When the COVID-19 virus erupted, programs to control the HIV virus came to a halt in nearly all countries. For Rwandan men though, they continued flocking to health centers for circumcision to protect themselves against the HIV/Aids virus.
Newly released data by the UN aids agency UNAIDS shows that while circumcision stopped elsewhere, it had increased by 15 percent in Rwanda by the end of 2020.
Government in Rwanda has committed to ensure 400,000 men are circumcised every year through the so called voluntary male medical circumcision (VMMC). This basically means men willingly walking into health facilities to be circumcised.
Studies have confirmed that circumcision offers protection from getting the HIV virus that causes Aids by more than 68%. The World Health Organization (WHO) and UNAIDS have fronted circumcision done safely by medical personnel as best shot at controlling HIV – as other control measures like condom use have various challenges.
However, at the end of 2019 and the whole of 2020, the entire world has been focused on the COVID-19 virus. Lockdowns have prevented circumcision programs, as with all other programs.
In Rwanda, for 2019, health ministry data shows that some 349,000 men were circumcised. Now, the new UNAIDS figures are indicating that by end of 2020, that figure had grown by 15% or 52,350 men.
It suggests that for the first time since government vowed to circumcise 400,000 men annually, Rwanda exceeded its target by 1,350 men.
Currently, 40% of the male population in Rwanda has been circumcised. The health ministry wants that to grow to at least 70%.
Rwandan health officials say circumcision generally protects men from the risk of contracting HIV by over 60 per cent. However, this percentage is very effective in a country where you have around 70 per cent of males circumcised.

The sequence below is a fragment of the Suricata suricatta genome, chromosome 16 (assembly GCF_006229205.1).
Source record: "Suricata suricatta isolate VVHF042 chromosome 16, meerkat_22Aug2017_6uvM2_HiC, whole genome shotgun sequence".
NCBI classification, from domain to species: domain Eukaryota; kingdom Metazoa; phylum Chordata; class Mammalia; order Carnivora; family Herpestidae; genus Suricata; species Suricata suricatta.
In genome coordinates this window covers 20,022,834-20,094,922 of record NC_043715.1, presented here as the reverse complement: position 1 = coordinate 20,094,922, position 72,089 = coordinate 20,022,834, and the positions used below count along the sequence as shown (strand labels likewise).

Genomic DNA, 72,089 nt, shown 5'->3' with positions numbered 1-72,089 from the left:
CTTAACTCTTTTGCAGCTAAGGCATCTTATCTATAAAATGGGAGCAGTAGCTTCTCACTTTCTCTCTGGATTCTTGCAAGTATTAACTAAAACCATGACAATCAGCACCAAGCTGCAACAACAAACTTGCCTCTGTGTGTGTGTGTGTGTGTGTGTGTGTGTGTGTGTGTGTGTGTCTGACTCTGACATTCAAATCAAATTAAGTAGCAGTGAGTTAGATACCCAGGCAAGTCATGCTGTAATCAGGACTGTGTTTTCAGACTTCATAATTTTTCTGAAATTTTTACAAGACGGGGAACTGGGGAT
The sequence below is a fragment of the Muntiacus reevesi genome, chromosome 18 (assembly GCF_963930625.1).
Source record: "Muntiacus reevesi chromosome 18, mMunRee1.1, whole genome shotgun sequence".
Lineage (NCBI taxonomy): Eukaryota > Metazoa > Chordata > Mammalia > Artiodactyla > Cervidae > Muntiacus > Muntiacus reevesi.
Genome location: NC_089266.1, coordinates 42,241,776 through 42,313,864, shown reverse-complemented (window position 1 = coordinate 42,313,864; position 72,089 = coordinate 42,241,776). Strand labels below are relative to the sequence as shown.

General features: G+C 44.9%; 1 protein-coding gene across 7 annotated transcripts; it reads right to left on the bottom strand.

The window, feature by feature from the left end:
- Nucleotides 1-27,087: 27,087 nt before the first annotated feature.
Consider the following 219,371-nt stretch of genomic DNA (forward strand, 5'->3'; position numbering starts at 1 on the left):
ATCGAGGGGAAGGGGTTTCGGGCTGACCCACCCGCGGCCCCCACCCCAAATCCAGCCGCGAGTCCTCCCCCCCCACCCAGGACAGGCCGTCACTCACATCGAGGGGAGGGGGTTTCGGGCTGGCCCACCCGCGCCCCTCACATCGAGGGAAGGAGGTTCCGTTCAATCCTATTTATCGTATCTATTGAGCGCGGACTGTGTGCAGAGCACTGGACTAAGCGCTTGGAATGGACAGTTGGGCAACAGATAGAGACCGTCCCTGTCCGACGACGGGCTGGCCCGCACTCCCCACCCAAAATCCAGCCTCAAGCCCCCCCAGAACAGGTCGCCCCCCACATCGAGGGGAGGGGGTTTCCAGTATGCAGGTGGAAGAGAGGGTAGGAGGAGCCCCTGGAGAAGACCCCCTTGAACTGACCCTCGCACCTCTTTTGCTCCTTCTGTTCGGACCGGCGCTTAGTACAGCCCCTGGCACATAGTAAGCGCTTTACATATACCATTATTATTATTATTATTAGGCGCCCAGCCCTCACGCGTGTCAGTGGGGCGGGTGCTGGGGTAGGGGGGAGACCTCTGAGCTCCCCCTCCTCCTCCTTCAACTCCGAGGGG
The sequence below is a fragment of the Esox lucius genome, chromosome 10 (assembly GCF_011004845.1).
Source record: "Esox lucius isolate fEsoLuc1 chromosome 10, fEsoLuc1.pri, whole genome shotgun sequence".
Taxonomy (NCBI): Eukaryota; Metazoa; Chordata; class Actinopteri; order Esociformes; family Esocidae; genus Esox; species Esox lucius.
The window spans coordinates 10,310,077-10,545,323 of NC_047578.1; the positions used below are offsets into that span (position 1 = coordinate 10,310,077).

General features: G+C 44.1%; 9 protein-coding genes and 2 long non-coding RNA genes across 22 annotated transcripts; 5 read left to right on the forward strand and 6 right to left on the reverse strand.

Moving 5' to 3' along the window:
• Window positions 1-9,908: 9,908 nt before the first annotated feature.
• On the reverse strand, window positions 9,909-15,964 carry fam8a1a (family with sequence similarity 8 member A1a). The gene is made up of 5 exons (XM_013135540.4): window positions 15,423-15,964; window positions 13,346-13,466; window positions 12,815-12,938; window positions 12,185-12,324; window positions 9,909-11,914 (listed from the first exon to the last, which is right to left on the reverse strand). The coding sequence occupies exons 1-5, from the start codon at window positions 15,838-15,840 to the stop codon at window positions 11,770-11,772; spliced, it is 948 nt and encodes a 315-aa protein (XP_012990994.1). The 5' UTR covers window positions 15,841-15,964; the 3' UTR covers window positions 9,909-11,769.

Nyanza district is in Rwanda’s Southern Province, which has low uptake of male circumcision when compared to other provinces (17.3%). It has the second-highest HIV prevalence after Kigali (3.2%).
Nyanza particularly has high sexually transmitted infections (STI) prevalence on a national level, is eighth in HIV prevalence nationally, has a low male circumcision rate (15%). As for voluntary medical circumcisions, uptake in Nyanza is the lowest nationwide.
Globally, UNAIDS said in its latest report that many countries suspended their programmes when the pandemic took hold, including South Africa, where service coverage has been declining since 2018.
Despite the coronavirus pandemic, programmes in some countries proved resilient enough to recover quickly and expand during the rest of 2020—notably in Rwanda and Zambia, where programme coverage grew by about 15%.
In these countries, adjustments for the safe continuation of VMMC services during COVID-19 included changes in promotion and demand generation, client transportation, service delivery at a health facility or in the community, and post-procedure follow-up appointments. For example, personal protective equipment was provided to VMMC community mobilizers, clients and staff.
A total of about 18 million VMMCs were performed in 2016–2020, far shy of the 2020 target of 25 million. As well as COVID-19, an additional setback in 2015 and 2016 was the detection of tetanus cases in Uganda, which led to activities being scaled back in that country.